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Re: CRANIAL-CAUDAL vs ANTERO-POSTERIOR
At 09:57 PM 3/15/2001, email@example.com wrote:
Unless you're counting on your fingers, what difference does it make
whether you're counting by 10's or 12's? And you do have practice
counting by 12's. How many hours on your clock? (Even if you're using a
24 hour clock that's still 2 12's.) How many months in the year?
Most people are familiar with a base ten system. We use it for money. We
use it for normal, every day counting. How often do you depart from the
norm and decide to add up things in a base eight system? Base
twelve? Eleven hours is still speaking in a base den system. Two-hundred
forty minutes is still in a base ten system.
Speaking from experience, fractions is one of the hardest concepts for
students to learn. It is much easier to learn the decimal system than to
HP Bowden also notes 'relatedness' as a metric advantage; for example, a
cubic metre of water is 1,000 kilograms, and other relationships among
measurements (as well as fall per second per second) are also factors of
10. Contrary to my prior observation, he argues that
multiplication/division by 10 is easier because you need 'just keep track
of the zeros'. I have some practice with keeping track of zeros. Without
a calculator, try to tell someone that 'maybe 0.3% of the 2.5 million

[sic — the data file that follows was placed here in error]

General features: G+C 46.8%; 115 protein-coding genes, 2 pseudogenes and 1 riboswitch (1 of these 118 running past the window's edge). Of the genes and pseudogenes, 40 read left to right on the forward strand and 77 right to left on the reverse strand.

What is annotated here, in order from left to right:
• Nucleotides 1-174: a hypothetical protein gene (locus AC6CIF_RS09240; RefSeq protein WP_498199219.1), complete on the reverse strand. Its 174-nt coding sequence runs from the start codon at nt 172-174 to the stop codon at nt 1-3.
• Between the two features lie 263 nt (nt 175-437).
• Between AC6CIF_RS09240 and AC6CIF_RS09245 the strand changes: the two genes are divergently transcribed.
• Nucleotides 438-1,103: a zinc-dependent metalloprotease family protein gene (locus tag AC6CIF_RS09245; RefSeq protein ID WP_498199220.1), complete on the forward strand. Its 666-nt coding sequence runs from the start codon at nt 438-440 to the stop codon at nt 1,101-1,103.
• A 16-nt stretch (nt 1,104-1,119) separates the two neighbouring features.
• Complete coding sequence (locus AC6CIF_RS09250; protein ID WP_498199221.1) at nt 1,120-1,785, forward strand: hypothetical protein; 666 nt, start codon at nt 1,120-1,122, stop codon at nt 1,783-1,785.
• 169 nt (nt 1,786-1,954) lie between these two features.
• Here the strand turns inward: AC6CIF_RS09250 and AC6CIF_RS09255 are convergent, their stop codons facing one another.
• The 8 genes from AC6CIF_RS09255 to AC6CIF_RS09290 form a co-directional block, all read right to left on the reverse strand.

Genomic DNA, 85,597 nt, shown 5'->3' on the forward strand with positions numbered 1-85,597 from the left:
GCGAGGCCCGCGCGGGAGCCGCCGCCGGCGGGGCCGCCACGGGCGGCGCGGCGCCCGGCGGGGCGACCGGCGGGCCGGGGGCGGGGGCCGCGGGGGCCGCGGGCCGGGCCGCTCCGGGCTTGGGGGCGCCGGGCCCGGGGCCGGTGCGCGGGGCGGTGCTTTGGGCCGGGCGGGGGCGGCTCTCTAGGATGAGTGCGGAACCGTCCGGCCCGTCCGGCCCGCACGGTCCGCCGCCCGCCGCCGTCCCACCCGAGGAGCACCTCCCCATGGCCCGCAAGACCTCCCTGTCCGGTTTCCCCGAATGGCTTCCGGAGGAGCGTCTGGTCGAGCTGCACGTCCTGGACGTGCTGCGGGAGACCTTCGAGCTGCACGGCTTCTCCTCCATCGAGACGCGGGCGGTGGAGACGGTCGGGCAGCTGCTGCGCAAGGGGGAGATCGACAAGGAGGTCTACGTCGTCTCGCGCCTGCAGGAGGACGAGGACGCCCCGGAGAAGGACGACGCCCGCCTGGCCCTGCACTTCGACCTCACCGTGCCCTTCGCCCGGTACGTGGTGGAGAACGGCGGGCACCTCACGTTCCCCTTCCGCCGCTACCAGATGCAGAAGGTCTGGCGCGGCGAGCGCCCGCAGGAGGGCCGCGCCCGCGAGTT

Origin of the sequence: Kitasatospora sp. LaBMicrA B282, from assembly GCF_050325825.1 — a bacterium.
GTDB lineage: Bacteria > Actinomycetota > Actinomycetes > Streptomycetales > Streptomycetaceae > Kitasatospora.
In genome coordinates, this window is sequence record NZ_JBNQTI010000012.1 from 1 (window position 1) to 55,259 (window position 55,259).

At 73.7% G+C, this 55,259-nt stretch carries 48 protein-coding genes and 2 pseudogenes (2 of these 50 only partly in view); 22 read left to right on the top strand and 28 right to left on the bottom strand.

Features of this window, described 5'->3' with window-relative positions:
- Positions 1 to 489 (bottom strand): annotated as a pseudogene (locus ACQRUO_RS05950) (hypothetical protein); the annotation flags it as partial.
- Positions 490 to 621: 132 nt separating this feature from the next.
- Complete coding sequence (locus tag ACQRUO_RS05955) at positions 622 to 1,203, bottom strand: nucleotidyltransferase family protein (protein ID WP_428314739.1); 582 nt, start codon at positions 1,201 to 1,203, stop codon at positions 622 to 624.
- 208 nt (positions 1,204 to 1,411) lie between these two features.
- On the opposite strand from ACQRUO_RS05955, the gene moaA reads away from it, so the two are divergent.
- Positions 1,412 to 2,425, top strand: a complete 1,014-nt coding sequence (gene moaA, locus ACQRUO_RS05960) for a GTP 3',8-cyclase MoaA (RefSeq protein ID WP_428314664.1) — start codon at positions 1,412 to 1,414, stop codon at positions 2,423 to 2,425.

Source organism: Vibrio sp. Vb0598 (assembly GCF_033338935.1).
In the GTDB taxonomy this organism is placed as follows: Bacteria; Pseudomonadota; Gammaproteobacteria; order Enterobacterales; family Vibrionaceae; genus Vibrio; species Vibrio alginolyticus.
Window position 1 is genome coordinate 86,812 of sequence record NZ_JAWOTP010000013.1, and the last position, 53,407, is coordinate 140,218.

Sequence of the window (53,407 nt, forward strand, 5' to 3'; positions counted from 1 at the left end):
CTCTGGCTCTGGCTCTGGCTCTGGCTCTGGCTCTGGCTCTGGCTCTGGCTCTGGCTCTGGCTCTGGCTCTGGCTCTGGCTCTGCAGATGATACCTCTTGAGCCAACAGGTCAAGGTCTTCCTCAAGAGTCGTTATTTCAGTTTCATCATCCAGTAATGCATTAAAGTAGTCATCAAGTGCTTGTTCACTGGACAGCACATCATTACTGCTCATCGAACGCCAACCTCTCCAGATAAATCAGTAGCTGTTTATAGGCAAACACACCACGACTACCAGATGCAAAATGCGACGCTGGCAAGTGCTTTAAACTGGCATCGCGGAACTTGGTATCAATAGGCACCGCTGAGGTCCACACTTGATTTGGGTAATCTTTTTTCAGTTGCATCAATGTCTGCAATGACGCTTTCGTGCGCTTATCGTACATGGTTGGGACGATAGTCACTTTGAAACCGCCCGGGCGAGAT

adults in the State are current pathological gamblers, based on a
telephone survey.' Before I worked out a better way to explain the
concept, someone responded that 25 million pathological gamblers was a
lot. I gave the number as quoted above to a recently hired (non-research)
analyst. He asked about treatment programs for the 75,000 pathological
Really, working with factors of 10 is not as easy as it might sound.
I do also think that the ability to respond to the significance, the 'feel'
of the amounts in the current system is important to people.
I disagree. Try adding up a bunch of inches and fractions of inches when
you are building something. Now try adding up a bunch of different lengths
in mm and cm. As long as you put the decimal place in the right spot, it
is the same adding most people have done since their first or second year
of schooling. Nobody said all of the math was going to be easy. Metric
brings a uniform method of comparison. One prefix is ALWAYS ten units
above its predecessor. This is a great deal easier to work with than 12
inches to a foot, 3 feet to a yard, 5.5 yards in a rod, 4 rods in a chain,
10 chains in a furlong, 8 furlongs in a mile. That doesn't even include
hands, lines, and leagues and that's just linear measurement.
Darryl Jones <firstname.lastname@example.org>
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